Tag: social media sports
After weeks or months of planning, you finally launch a new campaign on social media that your department is pumped about. You saw another program do something similar, saw how successful it was for them and thought this would be great for your fans as well.
You launch, and your mentions on Twitter are filled with peers from athletic departments across the country, praising how great your idea is. They are sharing it, asking about the process behind it and looking to copy it. You’re feeling great. Your hard work is being noticed.
Then you check to see what your fans are saying. They have to love it, right? Engagement must to be through the roof. You just know that they’ll be commenting, sharing, retweeting, replying, clicking.
Nothing. It seems that the only people who thought your idea was great are your peers. So what happened? It worked for another university, so why not you?
Too often we jump into social media, whether in our overall strategy or as we move into a new season, without stopping to think about who we are and where we are going. This may be due to a perceived lack of time, resources, information or all of the above. We know we are going to tweet out scores, post some pictures on Facebook and Instagram, maybe throw in a few YouTube videos where we chat with players. We head out hoping to get retweets, replies, likes, shares, comments and clicks. That’s the goal, right?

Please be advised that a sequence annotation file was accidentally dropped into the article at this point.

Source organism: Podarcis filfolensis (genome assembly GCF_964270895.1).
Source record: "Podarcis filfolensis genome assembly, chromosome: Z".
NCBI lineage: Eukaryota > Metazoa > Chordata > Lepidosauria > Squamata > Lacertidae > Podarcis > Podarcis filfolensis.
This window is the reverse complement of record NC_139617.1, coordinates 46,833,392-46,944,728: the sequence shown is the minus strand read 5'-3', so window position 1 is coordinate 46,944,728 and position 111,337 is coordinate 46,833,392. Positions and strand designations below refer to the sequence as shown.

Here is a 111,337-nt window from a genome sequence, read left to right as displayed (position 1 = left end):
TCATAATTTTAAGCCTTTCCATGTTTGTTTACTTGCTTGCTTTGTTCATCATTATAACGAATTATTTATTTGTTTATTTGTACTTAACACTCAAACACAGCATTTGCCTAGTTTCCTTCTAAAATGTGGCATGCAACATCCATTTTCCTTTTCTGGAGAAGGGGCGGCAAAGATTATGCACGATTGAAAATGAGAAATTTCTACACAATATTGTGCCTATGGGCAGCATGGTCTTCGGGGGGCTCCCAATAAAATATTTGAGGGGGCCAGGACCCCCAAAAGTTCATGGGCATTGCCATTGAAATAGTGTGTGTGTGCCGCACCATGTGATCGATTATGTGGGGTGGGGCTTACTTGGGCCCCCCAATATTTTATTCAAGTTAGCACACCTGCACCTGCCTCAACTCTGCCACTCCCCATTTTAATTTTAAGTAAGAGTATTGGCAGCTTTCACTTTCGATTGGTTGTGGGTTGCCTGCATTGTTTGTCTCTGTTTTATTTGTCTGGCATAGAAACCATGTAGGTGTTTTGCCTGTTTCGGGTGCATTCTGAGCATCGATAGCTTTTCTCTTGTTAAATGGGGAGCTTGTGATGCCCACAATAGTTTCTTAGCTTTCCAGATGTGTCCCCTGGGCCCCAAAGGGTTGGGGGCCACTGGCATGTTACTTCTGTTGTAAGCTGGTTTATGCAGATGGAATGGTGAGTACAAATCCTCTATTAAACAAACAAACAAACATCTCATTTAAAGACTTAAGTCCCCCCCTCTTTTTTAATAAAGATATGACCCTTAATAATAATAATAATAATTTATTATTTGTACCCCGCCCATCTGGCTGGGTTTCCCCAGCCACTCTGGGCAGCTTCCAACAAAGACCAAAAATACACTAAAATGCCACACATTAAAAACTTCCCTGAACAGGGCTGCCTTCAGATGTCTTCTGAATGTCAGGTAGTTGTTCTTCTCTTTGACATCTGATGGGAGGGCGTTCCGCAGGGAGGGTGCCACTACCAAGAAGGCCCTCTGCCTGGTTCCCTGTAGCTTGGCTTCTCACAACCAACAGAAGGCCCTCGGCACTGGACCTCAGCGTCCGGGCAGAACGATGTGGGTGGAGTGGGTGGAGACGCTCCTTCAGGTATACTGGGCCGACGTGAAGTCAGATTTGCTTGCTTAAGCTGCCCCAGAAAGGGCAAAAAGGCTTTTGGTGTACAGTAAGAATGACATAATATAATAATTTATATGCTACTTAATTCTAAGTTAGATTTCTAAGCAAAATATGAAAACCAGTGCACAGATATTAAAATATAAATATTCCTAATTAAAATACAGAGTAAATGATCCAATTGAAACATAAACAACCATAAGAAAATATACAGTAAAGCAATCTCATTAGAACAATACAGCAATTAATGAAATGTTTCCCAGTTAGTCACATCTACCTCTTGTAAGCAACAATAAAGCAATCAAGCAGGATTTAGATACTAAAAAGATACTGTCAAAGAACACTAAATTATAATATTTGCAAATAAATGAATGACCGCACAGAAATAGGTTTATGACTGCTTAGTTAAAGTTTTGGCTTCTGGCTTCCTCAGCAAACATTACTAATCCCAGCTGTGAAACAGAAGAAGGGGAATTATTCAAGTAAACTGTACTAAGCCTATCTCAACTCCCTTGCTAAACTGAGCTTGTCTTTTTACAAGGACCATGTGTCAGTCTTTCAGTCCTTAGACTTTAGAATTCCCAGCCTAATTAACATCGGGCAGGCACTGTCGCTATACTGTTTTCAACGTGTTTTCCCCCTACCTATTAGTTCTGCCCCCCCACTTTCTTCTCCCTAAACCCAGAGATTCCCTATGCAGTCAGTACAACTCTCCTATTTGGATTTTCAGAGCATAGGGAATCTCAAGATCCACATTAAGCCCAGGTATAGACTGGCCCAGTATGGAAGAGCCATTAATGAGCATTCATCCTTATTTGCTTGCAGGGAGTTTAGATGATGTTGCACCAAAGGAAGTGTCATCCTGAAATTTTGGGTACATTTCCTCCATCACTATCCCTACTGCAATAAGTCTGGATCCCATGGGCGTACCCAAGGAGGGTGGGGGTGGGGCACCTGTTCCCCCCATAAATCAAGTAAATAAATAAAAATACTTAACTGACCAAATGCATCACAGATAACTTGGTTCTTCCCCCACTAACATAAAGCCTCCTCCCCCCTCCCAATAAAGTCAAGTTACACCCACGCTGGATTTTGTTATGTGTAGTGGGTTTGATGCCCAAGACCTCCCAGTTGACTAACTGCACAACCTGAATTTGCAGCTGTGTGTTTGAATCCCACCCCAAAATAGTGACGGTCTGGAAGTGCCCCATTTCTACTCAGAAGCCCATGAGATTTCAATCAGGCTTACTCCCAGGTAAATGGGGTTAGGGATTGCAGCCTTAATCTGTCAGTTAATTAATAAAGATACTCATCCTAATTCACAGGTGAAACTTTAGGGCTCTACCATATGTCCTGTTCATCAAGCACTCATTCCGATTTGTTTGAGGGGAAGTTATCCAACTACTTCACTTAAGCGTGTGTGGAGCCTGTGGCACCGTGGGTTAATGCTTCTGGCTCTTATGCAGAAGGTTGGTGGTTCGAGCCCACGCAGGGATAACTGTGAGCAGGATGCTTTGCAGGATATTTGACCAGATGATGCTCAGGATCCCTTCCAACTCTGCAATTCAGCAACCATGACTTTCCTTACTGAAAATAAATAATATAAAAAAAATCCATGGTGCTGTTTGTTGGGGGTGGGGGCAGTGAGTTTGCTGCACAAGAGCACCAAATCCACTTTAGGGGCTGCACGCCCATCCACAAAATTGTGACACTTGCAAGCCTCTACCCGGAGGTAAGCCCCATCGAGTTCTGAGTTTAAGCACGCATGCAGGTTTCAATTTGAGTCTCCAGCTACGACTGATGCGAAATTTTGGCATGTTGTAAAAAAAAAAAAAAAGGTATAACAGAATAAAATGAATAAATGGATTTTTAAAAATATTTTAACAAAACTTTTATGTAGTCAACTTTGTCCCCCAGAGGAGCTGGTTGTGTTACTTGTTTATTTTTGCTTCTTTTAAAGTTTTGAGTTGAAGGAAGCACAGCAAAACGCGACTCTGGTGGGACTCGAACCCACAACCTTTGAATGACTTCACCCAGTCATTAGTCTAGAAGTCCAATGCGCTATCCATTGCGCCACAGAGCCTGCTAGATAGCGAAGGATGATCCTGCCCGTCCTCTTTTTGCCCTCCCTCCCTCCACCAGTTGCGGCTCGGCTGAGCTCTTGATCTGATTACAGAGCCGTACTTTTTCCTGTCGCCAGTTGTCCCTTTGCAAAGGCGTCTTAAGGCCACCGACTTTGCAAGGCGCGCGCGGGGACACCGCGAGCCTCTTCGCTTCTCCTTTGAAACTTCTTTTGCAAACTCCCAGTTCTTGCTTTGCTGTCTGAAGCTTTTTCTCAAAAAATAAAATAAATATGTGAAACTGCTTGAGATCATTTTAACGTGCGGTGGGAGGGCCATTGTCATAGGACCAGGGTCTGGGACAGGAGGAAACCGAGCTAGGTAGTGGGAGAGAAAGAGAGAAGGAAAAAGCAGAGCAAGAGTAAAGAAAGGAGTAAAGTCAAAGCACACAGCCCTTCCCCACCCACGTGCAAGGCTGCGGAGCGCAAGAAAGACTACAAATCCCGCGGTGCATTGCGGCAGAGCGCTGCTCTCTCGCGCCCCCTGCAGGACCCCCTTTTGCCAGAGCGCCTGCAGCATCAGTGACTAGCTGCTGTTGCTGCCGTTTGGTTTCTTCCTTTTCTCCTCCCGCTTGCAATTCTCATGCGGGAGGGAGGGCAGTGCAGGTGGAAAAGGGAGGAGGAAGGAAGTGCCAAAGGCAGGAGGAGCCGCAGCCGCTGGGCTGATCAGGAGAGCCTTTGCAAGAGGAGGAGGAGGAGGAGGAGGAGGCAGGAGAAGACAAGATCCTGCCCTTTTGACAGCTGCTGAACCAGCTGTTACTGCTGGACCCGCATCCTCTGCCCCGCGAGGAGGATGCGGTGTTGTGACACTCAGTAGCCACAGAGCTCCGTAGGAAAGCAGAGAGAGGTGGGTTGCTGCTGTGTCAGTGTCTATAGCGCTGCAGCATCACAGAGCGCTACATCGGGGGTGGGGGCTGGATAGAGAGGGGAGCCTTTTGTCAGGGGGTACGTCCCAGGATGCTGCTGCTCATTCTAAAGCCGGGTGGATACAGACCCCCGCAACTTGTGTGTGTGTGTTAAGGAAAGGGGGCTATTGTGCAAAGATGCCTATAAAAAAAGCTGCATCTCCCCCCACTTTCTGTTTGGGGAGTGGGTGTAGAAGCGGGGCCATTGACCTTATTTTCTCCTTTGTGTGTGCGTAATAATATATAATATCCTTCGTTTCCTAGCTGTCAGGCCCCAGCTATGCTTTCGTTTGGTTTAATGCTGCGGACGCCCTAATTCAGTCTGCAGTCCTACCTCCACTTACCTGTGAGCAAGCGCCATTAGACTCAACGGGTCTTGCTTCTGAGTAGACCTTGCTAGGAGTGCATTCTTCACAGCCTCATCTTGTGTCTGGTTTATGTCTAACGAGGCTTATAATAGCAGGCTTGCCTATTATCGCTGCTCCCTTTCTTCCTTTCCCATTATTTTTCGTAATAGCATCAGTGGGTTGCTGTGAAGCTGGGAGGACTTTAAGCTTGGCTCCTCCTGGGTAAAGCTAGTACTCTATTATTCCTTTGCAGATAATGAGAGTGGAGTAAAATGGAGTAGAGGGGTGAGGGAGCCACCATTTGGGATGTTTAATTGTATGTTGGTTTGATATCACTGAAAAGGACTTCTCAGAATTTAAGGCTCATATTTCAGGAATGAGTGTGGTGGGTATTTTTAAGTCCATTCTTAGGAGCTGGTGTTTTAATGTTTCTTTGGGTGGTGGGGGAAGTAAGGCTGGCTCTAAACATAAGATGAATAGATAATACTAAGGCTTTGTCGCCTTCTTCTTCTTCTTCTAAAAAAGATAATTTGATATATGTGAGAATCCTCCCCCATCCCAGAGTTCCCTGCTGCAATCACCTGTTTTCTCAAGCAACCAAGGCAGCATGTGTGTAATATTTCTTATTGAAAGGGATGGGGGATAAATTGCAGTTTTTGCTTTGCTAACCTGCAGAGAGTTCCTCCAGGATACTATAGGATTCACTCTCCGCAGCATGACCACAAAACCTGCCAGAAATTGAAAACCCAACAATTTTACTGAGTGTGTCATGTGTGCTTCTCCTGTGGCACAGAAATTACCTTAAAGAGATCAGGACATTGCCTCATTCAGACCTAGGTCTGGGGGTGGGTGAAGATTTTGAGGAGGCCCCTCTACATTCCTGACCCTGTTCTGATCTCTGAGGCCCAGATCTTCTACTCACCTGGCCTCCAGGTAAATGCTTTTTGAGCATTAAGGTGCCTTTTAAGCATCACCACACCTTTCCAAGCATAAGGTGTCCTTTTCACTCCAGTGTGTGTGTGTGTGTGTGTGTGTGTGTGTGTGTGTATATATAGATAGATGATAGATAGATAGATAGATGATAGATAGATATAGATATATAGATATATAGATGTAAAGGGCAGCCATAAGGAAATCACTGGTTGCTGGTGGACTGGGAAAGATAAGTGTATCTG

The reality is that – and this isn’t breaking news to anybody – every message that comes out from your department should have a purpose. Social Media strategies are an obvious necessity, but how do we actually get there? For any athletic department or team, it starts with answering three questions.
Much has been made of the Manti Te’o situation. With him being the face of Notre Dame football this season, that is to be expected. I wanted to wait until we heard his side, which we now have, before choosing to write about it, and what it means for student-athletes on social media, and how universities/athletic departments approach it.
This post won’t be about whether or not his story is believable. It won’t be a story judging his character.
For those unfamiliar, (former) Notre Dame LB Manti Te’o was the apparent victim of an internet hoax referred to as Catfishing – when a person pretends they are someone they are not, usually on social media, in order to deceive someone. Most of you will remember his trying season, when in the span of a few hours he lost his Grandmother and girlfriend. It was an incredible narrative. Now it turns out that his girlfriend, who he “met” online, was in fact not real. Never existed. Fittingly, news of the story as I was sitting on a panel at theNCAA Convention, discussing student-athletes and social media.